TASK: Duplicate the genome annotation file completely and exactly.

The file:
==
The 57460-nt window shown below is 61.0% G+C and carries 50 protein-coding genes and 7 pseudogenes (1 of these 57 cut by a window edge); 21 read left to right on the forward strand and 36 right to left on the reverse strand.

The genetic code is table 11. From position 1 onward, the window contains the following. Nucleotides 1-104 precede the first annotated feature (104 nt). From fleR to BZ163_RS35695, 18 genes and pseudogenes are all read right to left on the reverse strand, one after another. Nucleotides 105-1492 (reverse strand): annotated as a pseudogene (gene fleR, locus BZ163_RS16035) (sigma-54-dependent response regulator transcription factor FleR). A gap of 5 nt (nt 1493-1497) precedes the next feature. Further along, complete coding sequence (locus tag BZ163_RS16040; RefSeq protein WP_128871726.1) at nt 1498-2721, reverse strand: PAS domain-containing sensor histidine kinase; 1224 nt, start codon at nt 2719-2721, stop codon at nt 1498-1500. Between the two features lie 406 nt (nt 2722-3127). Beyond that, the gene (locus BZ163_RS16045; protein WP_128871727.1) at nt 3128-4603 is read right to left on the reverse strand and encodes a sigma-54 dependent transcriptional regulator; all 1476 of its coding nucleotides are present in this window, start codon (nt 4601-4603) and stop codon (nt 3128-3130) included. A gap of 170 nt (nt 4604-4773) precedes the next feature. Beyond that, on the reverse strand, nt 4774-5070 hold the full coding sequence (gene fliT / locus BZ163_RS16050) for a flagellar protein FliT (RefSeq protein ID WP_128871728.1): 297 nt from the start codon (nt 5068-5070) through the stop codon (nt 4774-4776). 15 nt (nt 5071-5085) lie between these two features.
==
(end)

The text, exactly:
The 57460-nt window shown below is 61.0% G+C and carries 50 protein-coding genes and 7 pseudogenes (1 of these 57 cut by a window edge); 21 read left to right on the forward strand and 36 right to left on the reverse strand.

The genetic code is table 11. From position 1 onward, the window contains the following. Nucleotides 1-104 precede the first annotated feature (104 nt). From fleR to BZ163_RS35695, 18 genes and pseudogenes are all read right to left on the reverse strand, one after another. Nucleotides 105-1492 (reverse strand): annotated as a pseudogene (gene fleR, locus BZ163_RS16035) (sigma-54-dependent response regulator transcription factor FleR). A gap of 5 nt (nt 1493-1497) precedes the next feature. Further along, complete coding sequence (locus tag BZ163_RS16040; RefSeq protein WP_128871726.1) at nt 1498-2721, reverse strand: PAS domain-containing sensor histidine kinase; 1224 nt, start codon at nt 2719-2721, stop codon at nt 1498-1500. Between the two features lie 406 nt (nt 2722-3127). Beyond that, the gene (locus BZ163_RS16045; protein WP_128871727.1) at nt 3128-4603 is read right to left on the reverse strand and encodes a sigma-54 dependent transcriptional regulator; all 1476 of its coding nucleotides are present in this window, start codon (nt 4601-4603) and stop codon (nt 3128-3130) included. A gap of 170 nt (nt 4604-4773) precedes the next feature. Beyond that, on the reverse strand, nt 4774-5070 hold the full coding sequence (gene fliT / locus BZ163_RS16050) for a flagellar protein FliT (RefSeq protein ID WP_128871728.1): 297 nt from the start codon (nt 5068-5070) through the stop codon (nt 4774-4776). 15 nt (nt 5071-5085) lie between these two features.